And then there’s his voice. In the film, Ant-Man can be heard quite normally even when scaled down, but that wouldn’t be the case in real life. As you shrink the vocal cords, their vibration frequency goes up, so he’d be speaking at around 3,500 hertz instead of the normal 200 hertz – and that would be very high pitched and squeaky to full size ears.
However, these issues are somewhat addressed by the fact that the Ant-Man suit is required for successful shrinking – so perhaps it’s equipped with the technology to address those problems.
The Real Stars
The real stars of the Ant-Man movie are, of course, the ants themselves. They work with the titular hero to provide transportation, specialised attacks and much more. There are four species shown in the film; carpenter ants, bullet ants, fire ants, and crazy ants, and the film-makers have tried hard to make them look realistic and get the science at least in the right vicinity.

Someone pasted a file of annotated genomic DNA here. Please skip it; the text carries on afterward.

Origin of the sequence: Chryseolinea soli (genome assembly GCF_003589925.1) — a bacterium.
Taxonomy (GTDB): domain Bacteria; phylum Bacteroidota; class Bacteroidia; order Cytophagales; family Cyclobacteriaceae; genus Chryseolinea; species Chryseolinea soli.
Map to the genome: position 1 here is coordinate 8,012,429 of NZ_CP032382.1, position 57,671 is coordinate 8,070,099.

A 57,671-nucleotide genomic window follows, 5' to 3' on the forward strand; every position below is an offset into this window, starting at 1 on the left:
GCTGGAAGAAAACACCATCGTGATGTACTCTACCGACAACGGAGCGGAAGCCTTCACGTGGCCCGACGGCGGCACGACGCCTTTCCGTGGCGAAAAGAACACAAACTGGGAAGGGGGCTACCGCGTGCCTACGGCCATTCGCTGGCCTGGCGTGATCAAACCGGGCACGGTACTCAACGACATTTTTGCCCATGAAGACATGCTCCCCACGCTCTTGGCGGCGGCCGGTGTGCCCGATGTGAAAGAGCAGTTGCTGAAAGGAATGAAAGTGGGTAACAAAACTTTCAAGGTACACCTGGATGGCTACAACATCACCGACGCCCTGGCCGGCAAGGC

Carpenter ants are shown as the main method of transportation; this makes sense, as they are heavy lifters of the ant world. The wings, however, are problematic; they only have wings when they set out to establish a new colony, and whilst they have those wings they wouldn’t be carrying anything but a strong desire to spend time with a friendly ant of the opposite gender, if you catch our drift.
Bullet ants are used as a weapon, and they do indeed pack a serious sting. They’re level 4 on the Schmidt Pain Index (which is referenced in the film), making them one of the most painful experiences possible – a pain “so immediate and intense it shuts down all illusion of life as normal” is how the index’s creator describes it.
Fire ants are also used in the movie as a form of transport, building bridges, ladders and even rafts with their bodies – something that they really do in real life, too!
Finally, the crazy ants are mobilised for their ability to short out electrical circuits. Whilst this is something they can do in real life, it’s generally less dramatic, and more along the lines of chewing through vital connections.